1. What steps his Department is taking to ensure that people in each region of England and Wales have adequate access to legal aid providers. 
The Legal Aid Agency regularly reviews the capacity of the legal aid market to cope with demand for legal aid and takes urgent action where any regional shortfall develops. I intend to look more widely at the impact of recent policy changes on access to legal aid as part of a forthcoming post-implementation review, about which I hope to be able to say more shortly.
The latest report from the Children’s Society, “Cut off from Justice”, found that in Yorkshire we saw a 56% drop in the availability of free immigration advice between 2012 and 2016. Given the acute vulnerabilities of unaccompanied children who need to access legal advice, will the Secretary of State commit to consider those children in the upcoming review of the Legal Aid, Sentencing and Punishment of Offenders Act 2012?
There will certainly be an opportunity, as the hon. Lady wishes, for representations to be made and consideration to be given to that sort of change. While the most recent legislation did indeed exclude non-asylum immigration matters, much family law, including cases involving vulnerable children who might be taken into local authority care, is still eligible for legal aid.
While it is undoubtedly true that fewer people have access to legal aid than was the case before the reforms, it is also true that lots of people who are entitled to legal aid are not getting it. What can the Justice Secretary do to make sure that those people receive the finance that they need to get the access to justice that they require?
If people believe that they are entitled to legal aid, I would strongly encourage them to apply to the relevant authorities and to one of the legal aid providers that are contracted to provide that kind of advice. Even after the exclusion of certain categories in the most recent legislative reform, last year’s legal aid expenditure still amounted to £1.6 billion, which is nearly a quarter of my Department’s entire expenditure.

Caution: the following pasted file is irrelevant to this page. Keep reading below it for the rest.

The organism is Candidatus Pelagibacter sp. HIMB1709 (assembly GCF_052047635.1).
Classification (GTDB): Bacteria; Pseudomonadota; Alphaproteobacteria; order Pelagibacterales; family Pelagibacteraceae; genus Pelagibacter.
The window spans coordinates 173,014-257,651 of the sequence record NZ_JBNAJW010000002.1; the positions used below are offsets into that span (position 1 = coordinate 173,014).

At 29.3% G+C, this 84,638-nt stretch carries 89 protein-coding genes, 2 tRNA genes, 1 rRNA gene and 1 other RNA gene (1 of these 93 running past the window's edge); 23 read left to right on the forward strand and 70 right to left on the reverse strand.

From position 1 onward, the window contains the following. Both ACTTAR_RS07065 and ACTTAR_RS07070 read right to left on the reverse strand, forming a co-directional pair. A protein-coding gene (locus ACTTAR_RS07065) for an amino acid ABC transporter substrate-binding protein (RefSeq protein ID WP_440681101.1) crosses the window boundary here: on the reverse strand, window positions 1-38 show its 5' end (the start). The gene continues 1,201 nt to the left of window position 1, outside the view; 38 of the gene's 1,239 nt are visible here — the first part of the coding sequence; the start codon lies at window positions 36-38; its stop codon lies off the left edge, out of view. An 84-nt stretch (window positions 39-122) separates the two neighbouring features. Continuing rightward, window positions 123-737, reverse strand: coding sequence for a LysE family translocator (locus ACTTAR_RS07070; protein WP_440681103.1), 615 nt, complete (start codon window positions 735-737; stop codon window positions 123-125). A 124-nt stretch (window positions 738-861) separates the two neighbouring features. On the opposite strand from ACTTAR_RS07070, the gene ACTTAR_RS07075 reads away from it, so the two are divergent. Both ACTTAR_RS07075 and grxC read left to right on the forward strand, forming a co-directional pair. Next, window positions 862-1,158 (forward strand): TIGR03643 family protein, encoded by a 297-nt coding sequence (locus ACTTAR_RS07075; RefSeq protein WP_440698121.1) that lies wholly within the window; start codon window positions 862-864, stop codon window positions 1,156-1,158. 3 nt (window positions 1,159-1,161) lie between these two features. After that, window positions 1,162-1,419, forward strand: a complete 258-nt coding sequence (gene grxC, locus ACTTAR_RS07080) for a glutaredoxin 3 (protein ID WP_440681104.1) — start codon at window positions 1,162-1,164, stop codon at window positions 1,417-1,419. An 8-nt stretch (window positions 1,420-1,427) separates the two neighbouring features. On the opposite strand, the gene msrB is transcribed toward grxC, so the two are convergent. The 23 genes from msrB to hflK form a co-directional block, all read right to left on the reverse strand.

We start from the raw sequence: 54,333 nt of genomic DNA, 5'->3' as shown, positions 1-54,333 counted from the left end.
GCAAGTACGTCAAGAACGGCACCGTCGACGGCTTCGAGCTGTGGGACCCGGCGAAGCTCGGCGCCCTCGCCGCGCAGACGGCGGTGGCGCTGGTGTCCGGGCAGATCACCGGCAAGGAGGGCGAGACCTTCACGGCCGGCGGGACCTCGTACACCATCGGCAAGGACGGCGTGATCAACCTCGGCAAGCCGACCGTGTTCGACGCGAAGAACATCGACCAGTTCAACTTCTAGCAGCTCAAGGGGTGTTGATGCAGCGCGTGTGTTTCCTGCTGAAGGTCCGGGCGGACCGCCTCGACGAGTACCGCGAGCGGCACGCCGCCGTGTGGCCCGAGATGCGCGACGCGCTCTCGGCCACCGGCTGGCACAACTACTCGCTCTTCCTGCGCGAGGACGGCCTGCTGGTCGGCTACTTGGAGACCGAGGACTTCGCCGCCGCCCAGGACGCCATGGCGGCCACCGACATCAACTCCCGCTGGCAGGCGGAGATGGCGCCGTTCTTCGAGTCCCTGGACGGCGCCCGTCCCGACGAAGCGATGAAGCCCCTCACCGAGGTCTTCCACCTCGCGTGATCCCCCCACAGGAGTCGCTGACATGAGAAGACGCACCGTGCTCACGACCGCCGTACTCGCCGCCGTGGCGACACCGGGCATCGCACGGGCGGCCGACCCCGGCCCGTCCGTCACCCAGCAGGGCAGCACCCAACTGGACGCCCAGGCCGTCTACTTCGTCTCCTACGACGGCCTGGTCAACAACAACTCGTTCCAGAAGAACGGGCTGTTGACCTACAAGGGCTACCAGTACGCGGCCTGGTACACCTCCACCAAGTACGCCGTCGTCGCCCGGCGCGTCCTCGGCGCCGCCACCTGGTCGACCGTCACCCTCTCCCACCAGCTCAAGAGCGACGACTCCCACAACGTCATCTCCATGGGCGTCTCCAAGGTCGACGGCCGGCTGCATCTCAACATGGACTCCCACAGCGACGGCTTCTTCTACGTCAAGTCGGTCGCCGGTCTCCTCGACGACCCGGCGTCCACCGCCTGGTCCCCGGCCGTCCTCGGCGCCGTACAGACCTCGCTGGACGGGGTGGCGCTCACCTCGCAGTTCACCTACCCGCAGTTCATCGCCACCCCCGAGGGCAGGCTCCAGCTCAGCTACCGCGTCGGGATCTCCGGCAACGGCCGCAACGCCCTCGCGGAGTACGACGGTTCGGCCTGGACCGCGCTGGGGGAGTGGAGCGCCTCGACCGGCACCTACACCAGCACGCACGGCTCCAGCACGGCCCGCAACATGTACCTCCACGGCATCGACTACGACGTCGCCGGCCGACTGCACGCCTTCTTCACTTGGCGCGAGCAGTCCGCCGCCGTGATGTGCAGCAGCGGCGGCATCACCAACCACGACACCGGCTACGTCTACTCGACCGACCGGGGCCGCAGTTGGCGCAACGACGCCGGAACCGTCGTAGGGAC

Does the Minister believe that a greater number of people who have to represent themselves in court—so-called litigants in person—helps justice to be done in this country?
What is important is that we manage legal aid in a way that directs finite taxpayer resources to those cases where there is greatest need, and that we look actively for ways to simplify access to justice, including through the use of digital technology, so that people do not feel the need always to have that kind of professional representation.
Barely a third of immigration detainees even know that they are entitled to 30 minutes of free legal advice in England and Wales, and only half have ever been able to access it. Given the horror show in Brook House that we saw on last night’s “Panorama”, will the Government act urgently to ensure that all detainees get access to the free legal aid that they urgently require?
As the hon. Gentleman knows, the centre that was the subject of last night’s programme is accountable to the Home Office. My right hon. Friend the Home Secretary is concerned about the allegations and appropriate action is being taken.
On the hon. Gentleman’s broader point, legal aid is still available for asylum cases. I would certainly hope that appropriate measures are taken in every relevant establishment to bring those rights to the attention of anyone who is detained and might qualify for legal aid.
May I press the Secretary of State on a publication date for the legal aid review? Will he tell me how many people who have been denied legal aid since the Government changed the criteria the Government have heard from?
I would hope to able to give Parliament details in the relatively near future. I am conscious that this work has been promised. We have not yet been able to make an announcement, but the hon. Lady will appreciate that matters such as a general election and a change of Ministers have intervened. I want to press ahead with this as soon as possible.